The first wine show of Australian capital cities is underway in Brisbane this week. The RNA means the Royal National Association of Queensland – an agricultural society.
The RNA have hosted this show since the 50s and supported agricultural competitions and exhibits since its inception in the late 1870s.
Of more recent times it’s better known as a part of the Royal Queensland Food and Wine Show because meats, olive oil, cheese and other good digestible morsels are also paraded and tasted.
Twelve judges taste – four panels of three; so each group will taste approximately one quarter of the entries – 1935, over four days. On the fifth all judges taste the wines in trophy contention.
Sharing the same wines lined up in Riedel Magnum Overture glassware were David O’Leary (O’Leary Walker, Clare and Adelaide Hills) and Kevin Glastonbury (red winemaker at Yalumba-Barossa Valley)
Today was a good start. There were 54 commercial chardonnays (commercial means big volume production and holdings of a minimum of 2000 dozen).
Amongst these wines we found two gold medals and wrote a report about the standard in Australia at this time.
“Outstanding class; top gold excellent and sophisticated, the other more funkier. Chardonnay styles are on the rise and show diversity; we were more appreciative of less development and lessening oak but too many wines were prematurely aged or too funky.”
These comments are directed at all the winemakers who exhibited in the class (I will report the actual wines later in the week when these anonymous glasses are identified by their producer names).
One chardonnay in the class was cork finished, the other 53 were screw capped. Guess what happened to the former bottle – it was oxidised, and was discounted.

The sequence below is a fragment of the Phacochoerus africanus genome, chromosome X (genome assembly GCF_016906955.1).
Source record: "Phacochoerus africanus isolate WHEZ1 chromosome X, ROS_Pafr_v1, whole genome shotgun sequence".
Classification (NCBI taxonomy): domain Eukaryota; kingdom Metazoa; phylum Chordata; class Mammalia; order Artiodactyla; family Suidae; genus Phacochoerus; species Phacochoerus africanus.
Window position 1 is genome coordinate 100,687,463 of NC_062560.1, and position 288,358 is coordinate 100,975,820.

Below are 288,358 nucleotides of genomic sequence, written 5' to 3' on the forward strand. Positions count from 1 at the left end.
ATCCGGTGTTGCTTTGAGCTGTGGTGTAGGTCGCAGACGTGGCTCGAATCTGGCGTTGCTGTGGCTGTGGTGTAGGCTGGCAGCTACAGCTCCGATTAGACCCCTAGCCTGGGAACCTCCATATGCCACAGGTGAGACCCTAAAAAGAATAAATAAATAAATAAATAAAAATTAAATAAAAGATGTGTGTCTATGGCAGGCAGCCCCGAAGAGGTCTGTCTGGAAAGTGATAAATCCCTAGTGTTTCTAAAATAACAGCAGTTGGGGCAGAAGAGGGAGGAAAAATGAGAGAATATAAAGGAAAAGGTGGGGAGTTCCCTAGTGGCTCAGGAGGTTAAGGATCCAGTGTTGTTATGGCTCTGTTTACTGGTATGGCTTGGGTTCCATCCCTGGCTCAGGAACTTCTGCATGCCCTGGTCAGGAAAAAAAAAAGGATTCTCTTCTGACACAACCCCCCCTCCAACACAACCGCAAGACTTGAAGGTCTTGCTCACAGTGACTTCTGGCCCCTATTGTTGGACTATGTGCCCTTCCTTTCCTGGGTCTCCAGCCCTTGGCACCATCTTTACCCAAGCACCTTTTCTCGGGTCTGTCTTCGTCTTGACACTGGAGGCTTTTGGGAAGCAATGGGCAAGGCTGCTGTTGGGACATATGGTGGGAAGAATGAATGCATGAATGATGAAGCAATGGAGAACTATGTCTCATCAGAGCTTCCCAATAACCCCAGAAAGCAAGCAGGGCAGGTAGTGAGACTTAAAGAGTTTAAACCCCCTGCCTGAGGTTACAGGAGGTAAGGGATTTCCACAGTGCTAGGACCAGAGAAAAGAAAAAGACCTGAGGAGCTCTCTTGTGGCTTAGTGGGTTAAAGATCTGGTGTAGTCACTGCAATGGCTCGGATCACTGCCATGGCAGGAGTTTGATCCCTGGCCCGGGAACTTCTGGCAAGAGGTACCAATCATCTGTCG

In today’s era, a faulty cork does not instantly demand the wine be re-poured as a “second chance”. If a cork fails then too bad; the wine is just downpointed to a poor showing.
Such detailed notes give exhibitors quite close indications of where their wine style fell, and how they related to the upwardly rising chardonnay style standard. And we noted, entry 12 was old fashioned.
Australian chardonnay is undergoing a style refit; wines are more steely, less oaky and more sculptured in their texture. You need to taste chardonnay carefully to secrete all the angles and tastes – that’s why it’s such an important world variety.
Then there were 52 cabernet sauvignons in the commercial group to be judged. We found just one gold medal and deduced the cabernets of Australia, made in big volumes, were in poor shape. These were mainly the 2007 and 2008 vintages.
Comments read, “Poor class; one outstanding wine, pure varietal expression. Too many wines were not varietal cabernet – were plummy, over-ripe, minty, lacking ripeness or without character. Some poor wines are the result of the 2007 and 2008 vintages which were not great”.
What we were saying is that many entries did not smell and taste like cabernet sauvignon. That has to be the starting point, but hot and stressful vintages can toy with the ability of vineyards to produce essential cabernet characters. That’s life in agricultural pursuits, and the weather has a bearing.
This year’s numbers were down a little, as exhibitors think closely about their level of entries in tight industry times. This show once had 2500 entries a decade ago.
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